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Leishmania

Leishmania is a genus of parasitic flagellate, belonging to the trypanosomes and responsible for diseases such as leishmaniasis. Leishmania is spread through sand flies, with two different vectors: Phlebotomus[?] in the Old World, and Lutzomyiasis[?] in the New World. The parasite havetwo morphological[?] states: promastigote[?] (leptimonad), which lives in the digestive tract of the fly, and amastigote[?], which is found in the lysosomes in the macrophages of vertebrates. Common vertebrates that are infected include hyraxes, canids[?], rodents, and humans. Infections are represented as cutaneous (localized and diffuse), mucocutaneous and visceral.

Cutaneous[?] infections shown with obvious skin reactions. Most common is the Oriental Sore (l. major. l. tropica and l. aethiopica; all are Old World). The common New World cutaneous culprits are l. mexicana and l. viannia braziliensis.

Mucocutaneous[?] (espundia) infections will start off as a reaction at the bite, and can go metastasis in to the mucus membranes and be fatal.

Visceral[?] infections (a l. donovani exclusive)are often recognized with with fever, weight loss, swelling of the liver and spleen and anaemia. An important aspect to the life of the Leishamania protozoan is its glyconjugate[?] layer of lipophosphoglycan (LPG). Held together with a phopshoinosite membrane anchor; tripartite structure, it consists of a lipid domain, a neutral hexasaccharide core and a phosphorylated galactose-mannose, with a termination in a neutral cap. Not only do the little unfriendlies not develop post-phlebotmus digestion but, it is thought to be essential to oxidative bursts, thus allowing passage for infection. Along with oxidative bursts, the parasites destroy macrophages through acidification and digestion. Chararacteristics of digestion include an endosome[?] fusing with a lysosome, releasing acid hydrolases[?] which degrade DNA, RNA, proteins and carbohydrates.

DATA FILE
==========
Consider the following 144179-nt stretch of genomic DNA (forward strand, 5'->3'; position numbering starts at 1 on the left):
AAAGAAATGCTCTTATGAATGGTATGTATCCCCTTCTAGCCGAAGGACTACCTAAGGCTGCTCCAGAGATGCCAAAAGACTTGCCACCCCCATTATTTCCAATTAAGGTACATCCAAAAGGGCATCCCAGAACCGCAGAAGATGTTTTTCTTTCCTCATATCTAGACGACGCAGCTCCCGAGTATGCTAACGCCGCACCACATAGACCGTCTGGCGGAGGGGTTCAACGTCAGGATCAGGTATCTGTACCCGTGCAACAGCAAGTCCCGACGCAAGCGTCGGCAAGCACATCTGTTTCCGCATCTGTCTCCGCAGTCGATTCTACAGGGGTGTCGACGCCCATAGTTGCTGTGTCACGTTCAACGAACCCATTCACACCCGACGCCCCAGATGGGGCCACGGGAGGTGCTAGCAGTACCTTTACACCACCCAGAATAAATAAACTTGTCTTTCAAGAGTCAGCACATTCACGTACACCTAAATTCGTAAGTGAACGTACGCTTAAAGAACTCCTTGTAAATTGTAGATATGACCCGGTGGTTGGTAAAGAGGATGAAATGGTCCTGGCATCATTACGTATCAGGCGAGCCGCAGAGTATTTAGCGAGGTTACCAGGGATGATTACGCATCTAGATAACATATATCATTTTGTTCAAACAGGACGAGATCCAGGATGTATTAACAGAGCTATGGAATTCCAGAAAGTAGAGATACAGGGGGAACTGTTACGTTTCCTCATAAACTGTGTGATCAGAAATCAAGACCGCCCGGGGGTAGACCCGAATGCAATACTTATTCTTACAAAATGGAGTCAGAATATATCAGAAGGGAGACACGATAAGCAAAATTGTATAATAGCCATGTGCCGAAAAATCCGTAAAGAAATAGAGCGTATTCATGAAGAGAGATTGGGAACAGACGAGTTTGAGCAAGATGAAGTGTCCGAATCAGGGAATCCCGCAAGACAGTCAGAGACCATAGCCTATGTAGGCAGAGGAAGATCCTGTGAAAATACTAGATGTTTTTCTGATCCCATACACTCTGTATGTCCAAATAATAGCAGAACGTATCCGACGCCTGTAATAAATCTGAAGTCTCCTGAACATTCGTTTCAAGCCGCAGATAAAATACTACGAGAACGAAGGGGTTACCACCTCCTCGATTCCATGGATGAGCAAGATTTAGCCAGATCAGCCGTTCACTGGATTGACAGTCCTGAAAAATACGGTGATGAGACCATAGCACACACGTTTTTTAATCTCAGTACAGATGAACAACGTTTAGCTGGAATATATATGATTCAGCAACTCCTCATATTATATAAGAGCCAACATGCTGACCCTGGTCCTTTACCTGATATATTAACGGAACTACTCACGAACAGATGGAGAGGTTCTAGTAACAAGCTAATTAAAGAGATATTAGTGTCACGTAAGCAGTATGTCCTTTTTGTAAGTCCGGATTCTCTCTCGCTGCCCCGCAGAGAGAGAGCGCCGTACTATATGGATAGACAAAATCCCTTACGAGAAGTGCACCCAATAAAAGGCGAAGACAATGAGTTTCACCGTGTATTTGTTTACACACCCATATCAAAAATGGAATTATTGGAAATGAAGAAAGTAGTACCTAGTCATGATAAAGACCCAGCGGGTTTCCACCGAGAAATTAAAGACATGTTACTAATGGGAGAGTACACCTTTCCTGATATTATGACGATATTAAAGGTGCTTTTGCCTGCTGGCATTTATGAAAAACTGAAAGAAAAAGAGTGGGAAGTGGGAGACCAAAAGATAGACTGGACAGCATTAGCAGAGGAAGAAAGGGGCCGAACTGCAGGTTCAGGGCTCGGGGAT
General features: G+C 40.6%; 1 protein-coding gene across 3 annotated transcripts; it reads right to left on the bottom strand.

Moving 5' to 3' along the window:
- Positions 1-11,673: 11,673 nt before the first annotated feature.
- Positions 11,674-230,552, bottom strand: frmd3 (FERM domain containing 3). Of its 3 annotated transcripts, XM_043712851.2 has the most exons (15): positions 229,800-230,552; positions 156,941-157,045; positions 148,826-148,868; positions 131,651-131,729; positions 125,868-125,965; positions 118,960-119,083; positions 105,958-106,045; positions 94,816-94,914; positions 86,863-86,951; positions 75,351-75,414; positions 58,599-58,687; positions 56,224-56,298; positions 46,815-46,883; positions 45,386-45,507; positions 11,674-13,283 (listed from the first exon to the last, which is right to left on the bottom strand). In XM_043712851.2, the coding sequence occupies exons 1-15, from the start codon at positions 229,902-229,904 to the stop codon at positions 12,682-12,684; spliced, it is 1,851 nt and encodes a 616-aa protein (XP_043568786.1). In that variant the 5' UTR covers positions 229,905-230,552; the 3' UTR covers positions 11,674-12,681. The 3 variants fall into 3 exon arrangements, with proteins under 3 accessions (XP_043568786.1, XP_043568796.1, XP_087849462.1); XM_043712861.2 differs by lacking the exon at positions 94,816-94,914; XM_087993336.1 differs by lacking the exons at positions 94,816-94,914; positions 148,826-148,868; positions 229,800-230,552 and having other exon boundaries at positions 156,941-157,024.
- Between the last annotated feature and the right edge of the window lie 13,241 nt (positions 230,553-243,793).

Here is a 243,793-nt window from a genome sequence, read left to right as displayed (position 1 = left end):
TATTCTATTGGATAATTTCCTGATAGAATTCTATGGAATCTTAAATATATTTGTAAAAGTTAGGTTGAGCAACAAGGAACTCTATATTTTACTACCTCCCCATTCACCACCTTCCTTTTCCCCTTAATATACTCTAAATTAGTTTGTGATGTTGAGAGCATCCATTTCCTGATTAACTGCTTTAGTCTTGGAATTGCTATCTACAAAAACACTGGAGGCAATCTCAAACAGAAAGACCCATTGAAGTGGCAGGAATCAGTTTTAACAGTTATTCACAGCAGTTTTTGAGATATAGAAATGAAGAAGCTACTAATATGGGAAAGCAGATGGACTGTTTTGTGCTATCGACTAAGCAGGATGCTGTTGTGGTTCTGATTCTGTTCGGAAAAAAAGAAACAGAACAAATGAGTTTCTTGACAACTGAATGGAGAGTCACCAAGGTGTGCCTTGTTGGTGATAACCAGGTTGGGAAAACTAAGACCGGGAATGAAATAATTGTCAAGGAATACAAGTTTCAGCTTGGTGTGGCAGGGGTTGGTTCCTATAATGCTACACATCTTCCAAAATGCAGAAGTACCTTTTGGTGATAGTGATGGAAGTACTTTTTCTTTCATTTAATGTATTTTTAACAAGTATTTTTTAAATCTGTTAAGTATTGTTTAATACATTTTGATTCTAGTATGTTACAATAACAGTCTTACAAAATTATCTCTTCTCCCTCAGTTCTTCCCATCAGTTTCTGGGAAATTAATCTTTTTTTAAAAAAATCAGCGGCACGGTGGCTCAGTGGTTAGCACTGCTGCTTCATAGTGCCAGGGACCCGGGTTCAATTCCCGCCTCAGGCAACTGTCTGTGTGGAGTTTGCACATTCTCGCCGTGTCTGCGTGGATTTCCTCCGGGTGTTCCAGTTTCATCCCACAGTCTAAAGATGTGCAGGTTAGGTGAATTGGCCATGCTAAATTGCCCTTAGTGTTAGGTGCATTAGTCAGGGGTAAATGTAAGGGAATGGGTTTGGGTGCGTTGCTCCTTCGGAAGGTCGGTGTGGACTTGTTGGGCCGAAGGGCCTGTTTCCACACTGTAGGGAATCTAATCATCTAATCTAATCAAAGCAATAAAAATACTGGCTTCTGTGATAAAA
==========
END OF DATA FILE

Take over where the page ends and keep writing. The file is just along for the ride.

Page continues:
The origins of leishmania is a well thought out subject. One scientist suggested a palaearctic migration of leishmania into the New World. This is much like the palaearctic migration of human across the Bering Strait land bridge. Most of both theories concur. In the theory, the reservoirs are humans and rats. The humans migrate in North America and South America and leishmania picks up it's current New World vectors in their respective ecologies. This is the cause of the epidemics now evident. One recent New World epidemic (an area being studied by Auburn University's Laboratory of Animal Health, including the author's mother) concerns foxhounds of Tennessee. The study is being done as these words are written.

Leishmania currently effects 12 million people in 88 countries. Visceral infections are most common in Bangladesh, Brazil, India, Nepal and Sudan. Mucocutaneous infections are most common in Bolivia, Brazil and Peru. Cutaneous infections are most common in Afghanistan, Brazil, Iran, Peru, Saudi Arabia and Syria. Treatments of the disease generally involve a solution containing antimony. A solution which breaks down the LPG is also a form of treatment being looked at. Those who feel they are infected should seek immediate attention. Transmission is intravenous, with the aid of sand flies and needle-sharing drugs users. Most at risk are humans infected with HIV, canines and rodents.

There are 37 different species, including:

  • L. aethiopica
  • L. amazonenis
  • L. arabica
  • L. archibaldi
  • L. aristedes
  • L. viannia braziliensis
  • L. chagasi
  • L. viannia colombiensis
  • L. deanei
  • L. donovani
  • L. enriettii
  • L. viannia equatorensis
  • L. forattinii
  • L. garnhami
  • L. gerbili
  • L. viannia guyanensis
  • L. herreri
  • L. hertigi
  • L. infantum
  • L. killicki
  • L. viannia lainsoni
  • L. major
  • L. mexicana
  • L. naiffi
  • L. viannia panamensis
  • L. viannia peruviana
  • L. viannia pifanoi
  • L. viannia shawi
  • L. turanica
  • L. tropica
  • L. venezuelenis sauroleishmania adler



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